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    I think chickens can increase turkey's risk of blackhead, if they share the same space. A lot of people do it and don't have problems, but it's something to look into.
     
  7. 1MrsMagoo

    1MrsMagoo Chillin' With My Peeps

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    My goats and chickens have lived together for nearly two years with minimal issues. Just remember, that their are several disease issues that will affect both species, so if one gets sick, make sure it is something that the other can't catch.

    Also, you will have to take some extra precautions with your chicken door and coop. I have three walls covered in hardware cloth and goats love to scratch their bodies against the wall. So, we had to put up goat bumper boards every 10" up to around 40" to make sure the wire would not be damaged.

    Also, the goats will commando crawl and contort their bodies in any way possible to get to the chickens feeder. Design your chickens door in a way that the goats cannot enter: We used a dutch door and the chickens have to fly up and perch on it to get out. Some people put their pop doors in areas the goats cannot access, or their is a thread on here somewhere that they built it in such a way that they goats could not weasel their way in.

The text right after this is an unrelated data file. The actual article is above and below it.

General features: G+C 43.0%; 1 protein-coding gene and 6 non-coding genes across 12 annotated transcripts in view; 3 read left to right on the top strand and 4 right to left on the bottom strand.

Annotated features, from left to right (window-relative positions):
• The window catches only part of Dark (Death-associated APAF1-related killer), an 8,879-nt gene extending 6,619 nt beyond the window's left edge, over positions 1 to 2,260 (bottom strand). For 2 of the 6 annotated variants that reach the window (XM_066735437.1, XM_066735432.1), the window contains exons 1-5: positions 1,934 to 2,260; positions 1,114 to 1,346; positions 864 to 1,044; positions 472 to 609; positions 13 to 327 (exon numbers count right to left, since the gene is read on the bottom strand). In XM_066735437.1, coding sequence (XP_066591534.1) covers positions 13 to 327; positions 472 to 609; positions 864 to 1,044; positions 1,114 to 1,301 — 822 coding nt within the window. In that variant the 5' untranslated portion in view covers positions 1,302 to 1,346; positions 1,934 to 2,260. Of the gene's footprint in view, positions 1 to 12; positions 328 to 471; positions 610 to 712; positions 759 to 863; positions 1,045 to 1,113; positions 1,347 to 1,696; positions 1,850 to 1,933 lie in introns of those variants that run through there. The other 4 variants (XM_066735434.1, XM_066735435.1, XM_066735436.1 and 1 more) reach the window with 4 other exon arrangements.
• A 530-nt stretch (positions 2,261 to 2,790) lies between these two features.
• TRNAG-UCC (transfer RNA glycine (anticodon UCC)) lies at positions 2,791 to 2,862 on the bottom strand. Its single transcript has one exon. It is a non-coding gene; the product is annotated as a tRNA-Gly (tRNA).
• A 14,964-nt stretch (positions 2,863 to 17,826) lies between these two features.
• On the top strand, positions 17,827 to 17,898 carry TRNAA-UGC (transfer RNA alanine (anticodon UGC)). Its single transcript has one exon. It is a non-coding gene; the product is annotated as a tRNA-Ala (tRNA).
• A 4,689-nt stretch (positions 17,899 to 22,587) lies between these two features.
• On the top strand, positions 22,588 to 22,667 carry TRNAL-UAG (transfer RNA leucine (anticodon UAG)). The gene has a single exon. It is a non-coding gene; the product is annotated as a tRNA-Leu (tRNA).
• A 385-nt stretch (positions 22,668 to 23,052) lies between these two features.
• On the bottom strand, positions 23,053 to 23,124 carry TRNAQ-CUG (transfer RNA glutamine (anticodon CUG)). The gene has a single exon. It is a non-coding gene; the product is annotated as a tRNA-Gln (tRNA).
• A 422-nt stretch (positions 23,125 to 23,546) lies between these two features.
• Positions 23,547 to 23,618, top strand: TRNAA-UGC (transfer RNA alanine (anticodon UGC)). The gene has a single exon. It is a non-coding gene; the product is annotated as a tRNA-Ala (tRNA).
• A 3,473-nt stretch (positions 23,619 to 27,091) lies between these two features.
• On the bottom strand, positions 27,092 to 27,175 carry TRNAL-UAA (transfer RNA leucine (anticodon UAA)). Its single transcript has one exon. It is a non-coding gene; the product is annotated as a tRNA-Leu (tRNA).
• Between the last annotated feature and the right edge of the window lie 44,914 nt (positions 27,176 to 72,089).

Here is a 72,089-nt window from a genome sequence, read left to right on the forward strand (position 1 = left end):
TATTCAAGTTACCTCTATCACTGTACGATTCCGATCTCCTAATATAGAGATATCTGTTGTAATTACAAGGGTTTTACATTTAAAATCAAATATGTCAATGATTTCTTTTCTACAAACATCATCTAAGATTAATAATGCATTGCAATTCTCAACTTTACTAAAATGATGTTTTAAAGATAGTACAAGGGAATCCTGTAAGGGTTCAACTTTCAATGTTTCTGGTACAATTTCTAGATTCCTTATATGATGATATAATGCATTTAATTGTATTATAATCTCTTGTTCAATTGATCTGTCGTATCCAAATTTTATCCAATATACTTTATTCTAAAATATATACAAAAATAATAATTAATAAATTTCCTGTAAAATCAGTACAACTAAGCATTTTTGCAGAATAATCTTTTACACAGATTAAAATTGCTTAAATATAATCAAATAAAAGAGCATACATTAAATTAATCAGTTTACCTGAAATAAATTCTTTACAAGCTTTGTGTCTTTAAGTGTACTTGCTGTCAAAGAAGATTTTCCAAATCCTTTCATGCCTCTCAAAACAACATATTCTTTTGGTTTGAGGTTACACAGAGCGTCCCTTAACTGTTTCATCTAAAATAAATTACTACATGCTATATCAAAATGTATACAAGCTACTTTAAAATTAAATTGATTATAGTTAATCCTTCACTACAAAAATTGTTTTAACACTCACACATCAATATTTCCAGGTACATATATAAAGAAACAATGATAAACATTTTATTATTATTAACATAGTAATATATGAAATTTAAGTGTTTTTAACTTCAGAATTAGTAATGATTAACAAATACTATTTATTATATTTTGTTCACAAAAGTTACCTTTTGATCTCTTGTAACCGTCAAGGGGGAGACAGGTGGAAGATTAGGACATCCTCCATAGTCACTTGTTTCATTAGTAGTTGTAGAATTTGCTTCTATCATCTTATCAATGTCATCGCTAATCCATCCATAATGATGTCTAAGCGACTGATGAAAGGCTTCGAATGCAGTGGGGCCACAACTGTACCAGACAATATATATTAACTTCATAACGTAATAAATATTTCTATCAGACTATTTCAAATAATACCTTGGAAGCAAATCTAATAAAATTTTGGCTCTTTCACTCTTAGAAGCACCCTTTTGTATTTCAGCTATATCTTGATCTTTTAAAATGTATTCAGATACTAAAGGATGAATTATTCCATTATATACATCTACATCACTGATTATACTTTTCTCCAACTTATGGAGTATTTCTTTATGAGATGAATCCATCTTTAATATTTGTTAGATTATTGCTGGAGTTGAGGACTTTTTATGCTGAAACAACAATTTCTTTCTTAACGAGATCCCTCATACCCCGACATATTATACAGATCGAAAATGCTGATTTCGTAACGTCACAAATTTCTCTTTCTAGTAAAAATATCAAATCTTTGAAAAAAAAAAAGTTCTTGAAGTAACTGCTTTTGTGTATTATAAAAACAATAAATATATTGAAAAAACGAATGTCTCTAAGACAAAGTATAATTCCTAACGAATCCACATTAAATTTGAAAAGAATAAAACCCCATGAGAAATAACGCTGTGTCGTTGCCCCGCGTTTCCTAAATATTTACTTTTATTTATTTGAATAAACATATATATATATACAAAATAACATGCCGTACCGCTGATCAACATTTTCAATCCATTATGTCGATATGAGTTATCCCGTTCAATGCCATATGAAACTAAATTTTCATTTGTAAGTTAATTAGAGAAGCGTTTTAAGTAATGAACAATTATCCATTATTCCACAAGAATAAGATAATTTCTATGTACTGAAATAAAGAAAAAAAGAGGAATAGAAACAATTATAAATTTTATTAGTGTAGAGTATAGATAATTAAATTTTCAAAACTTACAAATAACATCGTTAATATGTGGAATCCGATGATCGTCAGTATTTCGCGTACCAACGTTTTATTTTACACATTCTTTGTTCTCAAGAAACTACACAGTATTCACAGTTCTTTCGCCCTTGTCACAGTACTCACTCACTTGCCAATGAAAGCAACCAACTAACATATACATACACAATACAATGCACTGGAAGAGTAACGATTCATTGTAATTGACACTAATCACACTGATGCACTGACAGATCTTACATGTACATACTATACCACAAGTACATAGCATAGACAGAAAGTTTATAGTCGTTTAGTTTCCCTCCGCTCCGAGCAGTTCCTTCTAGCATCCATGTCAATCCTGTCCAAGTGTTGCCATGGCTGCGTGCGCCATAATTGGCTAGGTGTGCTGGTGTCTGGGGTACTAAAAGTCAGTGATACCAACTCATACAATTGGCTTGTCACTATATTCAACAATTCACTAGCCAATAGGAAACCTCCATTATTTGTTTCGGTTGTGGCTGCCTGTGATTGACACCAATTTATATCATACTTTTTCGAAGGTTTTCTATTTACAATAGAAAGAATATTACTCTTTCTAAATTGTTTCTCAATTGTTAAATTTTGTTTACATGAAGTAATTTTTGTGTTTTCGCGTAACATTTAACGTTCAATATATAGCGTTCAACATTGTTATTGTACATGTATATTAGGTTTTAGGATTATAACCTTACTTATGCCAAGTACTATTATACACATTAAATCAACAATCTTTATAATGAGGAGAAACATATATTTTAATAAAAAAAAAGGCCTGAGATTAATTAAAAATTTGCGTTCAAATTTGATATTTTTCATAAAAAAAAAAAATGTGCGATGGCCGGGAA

The chickens love going into the goat's house and scratching through the straw on their floor. This is great for me because it keeps the bedding turned and bug free, which is less maintenance for me. The goats seem to help the chickens by acting as a deterrent, at least at my place. All my goats are large weighing in at around 100-120lbs, so I am sure they would be much more effective deterrents than smaller goats. It also depends on the goats personality: I have one that is wonderful if she knows you but all bets are off if she doesn't. My doe is very aggressive toward any canines, humans or anything else that does not belong in their pasture and the 3 wethers follow her lead: Our 85 lb dogs are terrified of her (we had to save them because she tried to kill them when they got in the pasture one day) and so are my neighbors. I actually put up warning signs for legal reasons.